NASA Mars Habitat Competition Update

By: | October 9th, 2015


Mars-Habitat (Image Courtesy

NASA is moving forward on many fronts with respect to the eventual interplanetary trip to Mars. IndustryTap has reported on advancements and tests for the Space Launch System (SLS) and the Orion space capsule. Now the competition to design a habitat that can either be transported aboard an IPV (Interplanetary Vehicle) or 3D printed when astronauts arrive is underway. The competition is known as the NASA Mars Design Reference Mission (MDRM), which began in 1996. All of NASA’s projects related to space exploration can be found at the Human Exploration and Operations Mission Directorate.

A Half Century of Preparation for Mars Mission

This past summer, Marc M. Cohen, writing in the American Institute for Aeronautics and Astronautics (AIAA) Space and Architecture Forum, provided an historical overview, “First Mars Habitat Architecture“, discussing the many issues and challenges of habitats, as well as design concepts as they’ve evolved over the past quarter century.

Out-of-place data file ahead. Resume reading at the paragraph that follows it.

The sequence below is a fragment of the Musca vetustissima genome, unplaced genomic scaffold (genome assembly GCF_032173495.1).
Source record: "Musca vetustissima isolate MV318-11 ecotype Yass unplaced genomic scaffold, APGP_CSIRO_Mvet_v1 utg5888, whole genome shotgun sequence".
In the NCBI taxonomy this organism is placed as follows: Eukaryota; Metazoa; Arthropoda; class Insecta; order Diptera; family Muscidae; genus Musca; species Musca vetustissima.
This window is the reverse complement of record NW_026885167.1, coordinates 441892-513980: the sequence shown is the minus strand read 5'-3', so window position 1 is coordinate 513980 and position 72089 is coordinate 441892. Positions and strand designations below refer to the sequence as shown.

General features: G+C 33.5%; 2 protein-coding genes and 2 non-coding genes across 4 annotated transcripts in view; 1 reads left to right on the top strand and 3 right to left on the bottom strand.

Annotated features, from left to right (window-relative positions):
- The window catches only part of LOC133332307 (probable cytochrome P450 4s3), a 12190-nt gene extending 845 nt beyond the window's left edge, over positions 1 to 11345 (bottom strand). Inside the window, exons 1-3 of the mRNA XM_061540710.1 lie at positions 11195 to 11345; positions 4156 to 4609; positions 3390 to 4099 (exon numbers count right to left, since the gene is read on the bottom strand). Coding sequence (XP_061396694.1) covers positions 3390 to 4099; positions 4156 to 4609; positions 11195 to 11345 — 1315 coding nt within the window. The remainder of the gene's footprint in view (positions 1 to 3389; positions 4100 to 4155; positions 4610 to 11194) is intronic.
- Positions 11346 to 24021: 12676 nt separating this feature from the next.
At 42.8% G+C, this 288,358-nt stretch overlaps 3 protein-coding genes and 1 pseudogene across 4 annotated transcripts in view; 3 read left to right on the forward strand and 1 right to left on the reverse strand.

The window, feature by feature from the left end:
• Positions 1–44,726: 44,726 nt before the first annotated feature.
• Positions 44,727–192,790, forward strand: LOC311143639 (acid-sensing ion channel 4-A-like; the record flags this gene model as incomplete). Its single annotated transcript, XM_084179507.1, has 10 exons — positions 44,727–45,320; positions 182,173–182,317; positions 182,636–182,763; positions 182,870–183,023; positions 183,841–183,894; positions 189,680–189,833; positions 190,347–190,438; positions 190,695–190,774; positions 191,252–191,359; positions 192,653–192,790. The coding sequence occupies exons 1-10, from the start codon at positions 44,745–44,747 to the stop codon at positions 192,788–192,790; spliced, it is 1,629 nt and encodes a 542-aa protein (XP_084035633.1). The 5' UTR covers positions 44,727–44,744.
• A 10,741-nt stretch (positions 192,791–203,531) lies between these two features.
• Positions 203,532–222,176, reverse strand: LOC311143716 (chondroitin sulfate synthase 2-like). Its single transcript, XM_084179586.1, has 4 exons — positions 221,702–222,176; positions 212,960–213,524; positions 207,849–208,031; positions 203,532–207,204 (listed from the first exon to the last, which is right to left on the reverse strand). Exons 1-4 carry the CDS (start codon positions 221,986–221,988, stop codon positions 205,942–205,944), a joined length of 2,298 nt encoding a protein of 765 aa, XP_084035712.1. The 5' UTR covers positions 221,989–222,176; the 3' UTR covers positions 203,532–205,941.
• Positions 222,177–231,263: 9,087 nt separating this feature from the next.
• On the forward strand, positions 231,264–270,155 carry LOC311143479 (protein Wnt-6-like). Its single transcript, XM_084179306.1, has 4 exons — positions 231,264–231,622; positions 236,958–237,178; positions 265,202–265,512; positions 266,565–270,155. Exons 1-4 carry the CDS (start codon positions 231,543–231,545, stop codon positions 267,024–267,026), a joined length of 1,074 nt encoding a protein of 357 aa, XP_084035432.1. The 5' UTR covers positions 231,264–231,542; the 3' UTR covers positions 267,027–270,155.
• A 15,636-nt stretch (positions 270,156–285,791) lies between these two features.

Important historical documents referenced in Cohen’s study include a 237-page report, Human Exploration of Mars: The Reference Mission of the NASA Mars Exploration Study Team, which provides overviews of discussions of mission and ground systems, including Mars mission design, in situ resource production, flight crew, robotic procedures, launch systems, interplanetary transport systems, surface systems, and operations.

The document also provides outlines of testing needed to make choices about the mission including creating a robust surface infrastructure, using a split mission strategy, weighing the use of nuclear thermal propulsion, common habitat design, nuclear surface power systems, aborting a mission, and more.

Finally, the report considers the needs for technology development in order to make the mission possible, including environmental protection issues, program costs, international cooperation in conducting the mission, and program management and organization.

Another interesting report is CalTech’s 126 page, 2013 Technology Advancing Phobos Exploration & Return (TAPER) competition in which student teams had 5 days to design missions to Mars.

David Russell Schilling

David enjoys writing about high technology and its potential to make life better for all who inhabit planet earth.

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